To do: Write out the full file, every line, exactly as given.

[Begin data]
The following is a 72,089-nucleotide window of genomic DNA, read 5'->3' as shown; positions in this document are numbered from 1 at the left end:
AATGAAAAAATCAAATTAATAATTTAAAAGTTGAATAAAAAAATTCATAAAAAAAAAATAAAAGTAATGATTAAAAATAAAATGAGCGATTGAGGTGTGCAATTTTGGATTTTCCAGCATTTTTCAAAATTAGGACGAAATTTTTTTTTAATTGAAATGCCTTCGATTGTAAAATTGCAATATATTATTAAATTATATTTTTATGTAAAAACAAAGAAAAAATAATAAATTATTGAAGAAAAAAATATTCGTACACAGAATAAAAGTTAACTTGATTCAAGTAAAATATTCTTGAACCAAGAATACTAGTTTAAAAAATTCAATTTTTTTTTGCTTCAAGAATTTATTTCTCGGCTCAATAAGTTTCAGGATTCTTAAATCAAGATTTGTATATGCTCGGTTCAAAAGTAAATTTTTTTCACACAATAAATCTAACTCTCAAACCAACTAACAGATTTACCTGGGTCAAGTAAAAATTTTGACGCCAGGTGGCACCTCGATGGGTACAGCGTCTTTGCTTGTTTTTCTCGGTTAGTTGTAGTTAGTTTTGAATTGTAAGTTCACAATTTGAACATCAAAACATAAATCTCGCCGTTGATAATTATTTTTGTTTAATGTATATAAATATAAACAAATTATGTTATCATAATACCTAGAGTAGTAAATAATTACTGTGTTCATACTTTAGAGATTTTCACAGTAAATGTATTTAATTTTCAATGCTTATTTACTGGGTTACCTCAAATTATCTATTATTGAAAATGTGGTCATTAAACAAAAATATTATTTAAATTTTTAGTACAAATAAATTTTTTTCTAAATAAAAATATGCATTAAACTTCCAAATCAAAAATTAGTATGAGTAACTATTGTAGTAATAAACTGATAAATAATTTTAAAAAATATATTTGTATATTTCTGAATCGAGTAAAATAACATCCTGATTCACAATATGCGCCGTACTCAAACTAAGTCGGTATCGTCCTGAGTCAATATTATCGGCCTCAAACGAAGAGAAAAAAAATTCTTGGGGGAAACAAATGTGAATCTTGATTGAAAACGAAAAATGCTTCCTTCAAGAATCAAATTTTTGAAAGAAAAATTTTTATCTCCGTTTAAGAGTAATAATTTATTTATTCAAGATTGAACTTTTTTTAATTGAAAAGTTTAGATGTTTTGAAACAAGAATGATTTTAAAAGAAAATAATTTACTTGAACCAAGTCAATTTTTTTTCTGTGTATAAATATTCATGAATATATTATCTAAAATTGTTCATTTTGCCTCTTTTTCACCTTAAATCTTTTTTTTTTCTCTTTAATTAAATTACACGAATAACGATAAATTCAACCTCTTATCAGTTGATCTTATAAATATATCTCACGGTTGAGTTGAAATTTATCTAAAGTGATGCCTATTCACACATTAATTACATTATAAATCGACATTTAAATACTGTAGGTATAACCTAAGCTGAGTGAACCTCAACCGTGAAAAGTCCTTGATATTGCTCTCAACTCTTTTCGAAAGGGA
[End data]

The following is a 72,089-nucleotide window of genomic DNA, read 5'->3' as shown; positions in this document are numbered from 1 at the left end:
AATGAAAAAATCAAATTAATAATTTAAAAGTTGAATAAAAAAATTCATAAAAAAAAAATAAAAGTAATGATTAAAAATAAAATGAGCGATTGAGGTGTGCAATTTTGGATTTTCCAGCATTTTTCAAAATTAGGACGAAATTTTTTTTTAATTGAAATGCCTTCGATTGTAAAATTGCAATATATTATTAAATTATATTTTTATGTAAAAACAAAGAAAAAATAATAAATTATTGAAGAAAAAAATATTCGTACACAGAATAAAAGTTAACTTGATTCAAGTAAAATATTCTTGAACCAAGAATACTAGTTTAAAAAATTCAATTTTTTTTTGCTTCAAGAATTTATTTCTCGGCTCAATAAGTTTCAGGATTCTTAAATCAAGATTTGTATATGCTCGGTTCAAAAGTAAATTTTTTTCACACAATAAATCTAACTCTCAAACCAACTAACAGATTTACCTGGGTCAAGTAAAAATTTTGACGCCAGGTGGCACCTCGATGGGTACAGCGTCTTTGCTTGTTTTTCTCGGTTAGTTGTAGTTAGTTTTGAATTGTAAGTTCACAATTTGAACATCAAAACATAAATCTCGCCGTTGATAATTATTTTTGTTTAATGTATATAAATATAAACAAATTATGTTATCATAATACCTAGAGTAGTAAATAATTACTGTGTTCATACTTTAGAGATTTTCACAGTAAATGTATTTAATTTTCAATGCTTATTTACTGGGTTACCTCAAATTATCTATTATTGAAAATGTGGTCATTAAACAAAAATATTATTTAAATTTTTAGTACAAATAAATTTTTTTCTAAATAAAAATATGCATTAAACTTCCAAATCAAAAATTAGTATGAGTAACTATTGTAGTAATAAACTGATAAATAATTTTAAAAAATATATTTGTATATTTCTGAATCGAGTAAAATAACATCCTGATTCACAATATGCGCCGTACTCAAACTAAGTCGGTATCGTCCTGAGTCAATATTATCGGCCTCAAACGAAGAGAAAAAAAATTCTTGGGGGAAACAAATGTGAATCTTGATTGAAAACGAAAAATGCTTCCTTCAAGAATCAAATTTTTGAAAGAAAAATTTTTATCTCCGTTTAAGAGTAATAATTTATTTATTCAAGATTGAACTTTTTTTAATTGAAAAGTTTAGATGTTTTGAAACAAGAATGATTTTAAAAGAAAATAATTTACTTGAACCAAGTCAATTTTTTTTCTGTGTATAAATATTCATGAATATATTATCTAAAATTGTTCATTTTGCCTCTTTTTCACCTTAAATCTTTTTTTTTTCTCTTTAATTAAATTACACGAATAACGATAAATTCAACCTCTTATCAGTTGATCTTATAAATATATCTCACGGTTGAGTTGAAATTTATCTAAAGTGATGCCTATTCACACATTAATTACATTATAAATCGACATTTAAATACTGTAGGTATAACCTAAGCTGAGTGAACCTCAACCGTGAAAAGTCCTTGATATTGCTCTCAACTCTTTTCGAAAGGGA